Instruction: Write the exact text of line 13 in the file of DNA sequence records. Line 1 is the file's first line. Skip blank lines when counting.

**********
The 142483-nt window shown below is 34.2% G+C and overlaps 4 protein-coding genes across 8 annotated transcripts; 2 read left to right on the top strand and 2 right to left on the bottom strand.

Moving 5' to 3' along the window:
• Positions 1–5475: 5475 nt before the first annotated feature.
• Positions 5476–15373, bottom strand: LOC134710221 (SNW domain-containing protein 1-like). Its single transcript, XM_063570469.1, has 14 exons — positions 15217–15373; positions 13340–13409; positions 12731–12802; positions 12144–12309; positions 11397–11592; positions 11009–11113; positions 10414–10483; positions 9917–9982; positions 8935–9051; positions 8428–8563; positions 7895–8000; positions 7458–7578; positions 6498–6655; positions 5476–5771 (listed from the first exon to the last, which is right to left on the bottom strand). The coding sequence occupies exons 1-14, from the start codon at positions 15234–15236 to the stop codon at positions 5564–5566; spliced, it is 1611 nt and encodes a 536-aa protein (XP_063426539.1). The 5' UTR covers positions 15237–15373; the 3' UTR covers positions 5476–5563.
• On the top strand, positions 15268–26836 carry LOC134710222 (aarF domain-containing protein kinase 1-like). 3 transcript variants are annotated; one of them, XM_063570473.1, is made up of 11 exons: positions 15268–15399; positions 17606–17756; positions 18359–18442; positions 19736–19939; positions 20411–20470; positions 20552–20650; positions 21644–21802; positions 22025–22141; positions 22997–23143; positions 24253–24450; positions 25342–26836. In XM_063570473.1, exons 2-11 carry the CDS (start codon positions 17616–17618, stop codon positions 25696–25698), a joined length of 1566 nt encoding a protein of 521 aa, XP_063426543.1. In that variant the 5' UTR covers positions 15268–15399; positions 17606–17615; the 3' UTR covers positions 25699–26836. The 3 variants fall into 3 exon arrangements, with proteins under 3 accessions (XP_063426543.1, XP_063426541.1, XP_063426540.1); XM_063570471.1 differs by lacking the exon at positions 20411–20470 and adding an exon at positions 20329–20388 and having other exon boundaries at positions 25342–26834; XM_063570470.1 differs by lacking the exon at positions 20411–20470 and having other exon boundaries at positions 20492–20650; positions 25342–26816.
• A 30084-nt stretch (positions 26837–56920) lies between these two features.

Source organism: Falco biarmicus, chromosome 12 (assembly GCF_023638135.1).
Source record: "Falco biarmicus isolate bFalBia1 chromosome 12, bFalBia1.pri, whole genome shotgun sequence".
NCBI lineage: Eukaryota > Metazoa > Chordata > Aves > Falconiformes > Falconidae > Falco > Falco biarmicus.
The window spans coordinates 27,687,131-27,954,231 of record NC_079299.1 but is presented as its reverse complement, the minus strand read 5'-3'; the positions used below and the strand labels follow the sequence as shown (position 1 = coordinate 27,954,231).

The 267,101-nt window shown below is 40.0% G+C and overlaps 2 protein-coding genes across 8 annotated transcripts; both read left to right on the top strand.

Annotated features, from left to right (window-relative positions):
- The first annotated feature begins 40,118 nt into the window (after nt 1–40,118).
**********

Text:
- The first annotated feature begins 40,118 nt into the window (after nt 1–40,118).